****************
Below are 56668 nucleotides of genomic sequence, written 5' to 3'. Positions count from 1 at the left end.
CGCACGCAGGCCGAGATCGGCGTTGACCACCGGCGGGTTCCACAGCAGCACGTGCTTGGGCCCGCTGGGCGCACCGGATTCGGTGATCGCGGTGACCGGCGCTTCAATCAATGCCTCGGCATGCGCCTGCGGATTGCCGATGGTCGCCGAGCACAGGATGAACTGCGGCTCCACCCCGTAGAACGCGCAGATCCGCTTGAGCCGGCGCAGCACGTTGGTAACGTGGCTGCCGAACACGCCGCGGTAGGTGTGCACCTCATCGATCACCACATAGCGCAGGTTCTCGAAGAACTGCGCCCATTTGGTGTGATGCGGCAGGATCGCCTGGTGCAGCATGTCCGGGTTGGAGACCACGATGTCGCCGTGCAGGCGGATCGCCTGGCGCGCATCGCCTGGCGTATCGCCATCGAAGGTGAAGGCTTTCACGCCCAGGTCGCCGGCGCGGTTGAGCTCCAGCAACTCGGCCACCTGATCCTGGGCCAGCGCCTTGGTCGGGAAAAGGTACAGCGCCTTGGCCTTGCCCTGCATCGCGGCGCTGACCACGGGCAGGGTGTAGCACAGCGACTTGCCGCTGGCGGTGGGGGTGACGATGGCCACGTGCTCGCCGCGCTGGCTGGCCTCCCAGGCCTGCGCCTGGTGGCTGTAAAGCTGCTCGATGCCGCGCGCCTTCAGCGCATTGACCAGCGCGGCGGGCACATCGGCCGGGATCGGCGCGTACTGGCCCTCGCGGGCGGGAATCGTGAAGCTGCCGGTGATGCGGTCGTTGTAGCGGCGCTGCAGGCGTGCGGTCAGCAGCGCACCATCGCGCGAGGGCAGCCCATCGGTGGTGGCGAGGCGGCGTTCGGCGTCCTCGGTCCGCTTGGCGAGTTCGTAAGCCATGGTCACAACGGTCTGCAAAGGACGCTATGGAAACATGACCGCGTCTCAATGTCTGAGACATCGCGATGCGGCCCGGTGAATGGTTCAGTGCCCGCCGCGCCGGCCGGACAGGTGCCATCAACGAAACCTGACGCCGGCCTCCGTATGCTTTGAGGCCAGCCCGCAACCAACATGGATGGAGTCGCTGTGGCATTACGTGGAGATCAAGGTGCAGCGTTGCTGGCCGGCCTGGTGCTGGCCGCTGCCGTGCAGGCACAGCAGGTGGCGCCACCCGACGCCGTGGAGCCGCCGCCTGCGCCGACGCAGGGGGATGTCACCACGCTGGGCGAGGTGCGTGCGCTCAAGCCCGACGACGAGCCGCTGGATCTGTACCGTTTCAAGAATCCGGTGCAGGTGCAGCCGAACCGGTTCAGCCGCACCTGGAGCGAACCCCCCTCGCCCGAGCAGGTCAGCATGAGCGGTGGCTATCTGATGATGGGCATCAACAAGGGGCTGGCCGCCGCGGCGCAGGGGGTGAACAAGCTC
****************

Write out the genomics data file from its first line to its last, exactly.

Below are 56668 nucleotides of genomic sequence, written 5' to 3'. Positions count from 1 at the left end.
CGCACGCAGGCCGAGATCGGCGTTGACCACCGGCGGGTTCCACAGCAGCACGTGCTTGGGCCCGCTGGGCGCACCGGATTCGGTGATCGCGGTGACCGGCGCTTCAATCAATGCCTCGGCATGCGCCTGCGGATTGCCGATGGTCGCCGAGCACAGGATGAACTGCGGCTCCACCCCGTAGAACGCGCAGATCCGCTTGAGCCGGCGCAGCACGTTGGTAACGTGGCTGCCGAACACGCCGCGGTAGGTGTGCACCTCATCGATCACCACATAGCGCAGGTTCTCGAAGAACTGCGCCCATTTGGTGTGATGCGGCAGGATCGCCTGGTGCAGCATGTCCGGGTTGGAGACCACGATGTCGCCGTGCAGGCGGATCGCCTGGCGCGCATCGCCTGGCGTATCGCCATCGAAGGTGAAGGCTTTCACGCCCAGGTCGCCGGCGCGGTTGAGCTCCAGCAACTCGGCCACCTGATCCTGGGCCAGCGCCTTGGTCGGGAAAAGGTACAGCGCCTTGGCCTTGCCCTGCATCGCGGCGCTGACCACGGGCAGGGTGTAGCACAGCGACTTGCCGCTGGCGGTGGGGGTGACGATGGCCACGTGCTCGCCGCGCTGGCTGGCCTCCCAGGCCTGCGCCTGGTGGCTGTAAAGCTGCTCGATGCCGCGCGCCTTCAGCGCATTGACCAGCGCGGCGGGCACATCGGCCGGGATCGGCGCGTACTGGCCCTCGCGGGCGGGAATCGTGAAGCTGCCGGTGATGCGGTCGTTGTAGCGGCGCTGCAGGCGTGCGGTCAGCAGCGCACCATCGCGCGAGGGCAGCCCATCGGTGGTGGCGAGGCGGCGTTCGGCGTCCTCGGTCCGCTTGGCGAGTTCGTAAGCCATGGTCACAACGGTCTGCAAAGGACGCTATGGAAACATGACCGCGTCTCAATGTCTGAGACATCGCGATGCGGCCCGGTGAATGGTTCAGTGCCCGCCGCGCCGGCCGGACAGGTGCCATCAACGAAACCTGACGCCGGCCTCCGTATGCTTTGAGGCCAGCCCGCAACCAACATGGATGGAGTCGCTGTGGCATTACGTGGAGATCAAGGTGCAGCGTTGCTGGCCGGCCTGGTGCTGGCCGCTGCCGTGCAGGCACAGCAGGTGGCGCCACCCGACGCCGTGGAGCCGCCGCCTGCGCCGACGCAGGGGGATGTCACCACGCTGGGCGAGGTGCGTGCGCTCAAGCCCGACGACGAGCCGCTGGATCTGTACCGTTTCAAGAATCCGGTGCAGGTGCAGCCGAACCGGTTCAGCCGCACCTGGAGCGAACCCCCCTCGCCCGAGCAGGTCAGCATGAGCGGTGGCTATCTGATGATGGGCATCAACAAGGGGCTGGCCGCCGCGGCGCAGGGGGTGAACAAGCTC